Plot – The story of T. E. Lawrence, the English officer who successfully united and led the diverse, often warring, Arab tribes during World War I in order to fight the Turks.
Director – David Lean
Released – 1962
The story of T. E. Lawrence’s life is a fascinating one, with his time in Arabia partly the reason for the complicated Middle Eastern politics we have today. With the young British solder gaining the trust of the tribal Arab leaders, eventually pushing the Turks out of the area and helping the British gain ground during World War I. David Lean first wanted Marlon Brando for the part of Lawrence, but when this didn’t come to fruition the part fell to the newcomer Peter O’Toole, which today seems like fate and made him the star he remains to this day.
Lawerence is a complex role to play and a hard one to keep the audience interested in for over four hours, but O’Toole does so beautifully, cycling through practically every emotion at some point during the film. At times he’s idealistic, arrogant and bigheaded but others he’s humble and honourable. But no matter what, he’s charismatic and brilliant, drawing people to him like moths to a flame. Although surrounded by a stellar supporting cast, without a Lawrence with this much chemistry, the film wouldn’t have been the masterpiece it is today.
Surprisingly, for a film of its time, T. E. Lawrence’s supposed homosexuality was hinted at in a few different ways. This is shown in his relationship with his two young helpers Daoud and Farraj or the aftermath of an incident with Turkish Solders where it’s hinted that he was gang-raped. After this point, everyone around noticed a change in his attitude and his falling out of love with his current path. With contradicting accounts of Lawrence’s true sexuality, I believe the film handled things exactly the right way and leaving it for the audience to decide, if the film were to be made today, I can’t help but feel things would have been a lot more explicit.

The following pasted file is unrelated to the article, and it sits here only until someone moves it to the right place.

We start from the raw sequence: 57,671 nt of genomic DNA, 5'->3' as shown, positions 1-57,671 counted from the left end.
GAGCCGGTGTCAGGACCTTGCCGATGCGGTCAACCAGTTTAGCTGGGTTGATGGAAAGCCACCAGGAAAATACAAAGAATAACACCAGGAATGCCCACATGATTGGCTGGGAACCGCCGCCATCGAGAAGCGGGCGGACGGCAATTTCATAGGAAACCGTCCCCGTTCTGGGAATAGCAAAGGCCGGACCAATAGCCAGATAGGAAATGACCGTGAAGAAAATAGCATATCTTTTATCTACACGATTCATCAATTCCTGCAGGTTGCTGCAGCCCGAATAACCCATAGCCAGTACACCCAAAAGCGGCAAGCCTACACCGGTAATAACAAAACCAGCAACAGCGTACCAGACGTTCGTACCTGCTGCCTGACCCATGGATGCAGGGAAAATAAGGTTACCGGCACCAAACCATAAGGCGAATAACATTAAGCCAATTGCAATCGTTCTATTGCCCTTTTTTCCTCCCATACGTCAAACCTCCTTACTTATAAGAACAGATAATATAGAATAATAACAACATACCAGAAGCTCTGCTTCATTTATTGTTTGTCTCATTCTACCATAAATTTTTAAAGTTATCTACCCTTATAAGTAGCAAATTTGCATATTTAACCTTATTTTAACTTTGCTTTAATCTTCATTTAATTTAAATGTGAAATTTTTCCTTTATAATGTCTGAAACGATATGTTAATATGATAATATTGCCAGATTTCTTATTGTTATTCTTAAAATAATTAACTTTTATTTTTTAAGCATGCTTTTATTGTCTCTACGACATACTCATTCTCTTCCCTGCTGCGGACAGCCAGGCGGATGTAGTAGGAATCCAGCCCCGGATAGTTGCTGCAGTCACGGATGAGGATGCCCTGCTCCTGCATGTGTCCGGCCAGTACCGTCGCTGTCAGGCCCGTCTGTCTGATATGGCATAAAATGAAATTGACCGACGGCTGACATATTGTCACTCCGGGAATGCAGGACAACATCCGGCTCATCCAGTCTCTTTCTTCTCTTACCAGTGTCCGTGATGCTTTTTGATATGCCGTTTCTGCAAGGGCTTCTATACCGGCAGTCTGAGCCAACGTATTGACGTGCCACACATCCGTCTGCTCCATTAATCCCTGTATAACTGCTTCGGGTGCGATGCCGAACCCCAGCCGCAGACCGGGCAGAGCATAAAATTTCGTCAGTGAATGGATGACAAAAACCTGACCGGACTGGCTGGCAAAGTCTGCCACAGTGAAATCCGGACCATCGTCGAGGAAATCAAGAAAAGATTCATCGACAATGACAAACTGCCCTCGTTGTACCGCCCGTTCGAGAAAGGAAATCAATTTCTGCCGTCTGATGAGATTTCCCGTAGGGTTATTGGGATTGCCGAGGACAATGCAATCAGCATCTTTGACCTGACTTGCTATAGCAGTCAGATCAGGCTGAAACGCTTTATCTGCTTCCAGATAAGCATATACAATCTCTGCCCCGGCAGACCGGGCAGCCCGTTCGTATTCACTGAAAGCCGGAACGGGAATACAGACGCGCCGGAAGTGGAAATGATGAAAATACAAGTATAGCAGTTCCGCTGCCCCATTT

Omar Sharif securing an Oscar nomination for Best Supporting Actor in his first western film is a sign of how good the supporting cast was in this movie, with Lean reuniting with veterans such as Guinness, Quayle and Jack Hawkins, each bringing a wealth of experience and although today having a white actor playing a middle eastern prince wouldn’t go down well, you can help but sit back and enjoy Guinness’s delicate and subtle performance.
From the moment you see Sherif Ali (Sharif) slowing making his way towards the screen like a mirage in the desert, you know the cinematography is going to be a thing of beauty, with almost every shot practically a work of art. I found the battle sequences a particular delight to watch, transporting you along like an unstoppable sandstorm in the dunes.
This is a film that no studio would take the risk on today, There are no talking parts for women, no subplots involving a love interest and the ending isn’t necessarily a happy one, that being said Lawrence of Arabia remains one of the most beautiful and ambitious films of all time and along with Gone With The Wind, the very definition of a grand historical epic, one that’s unlikely to ever be topped.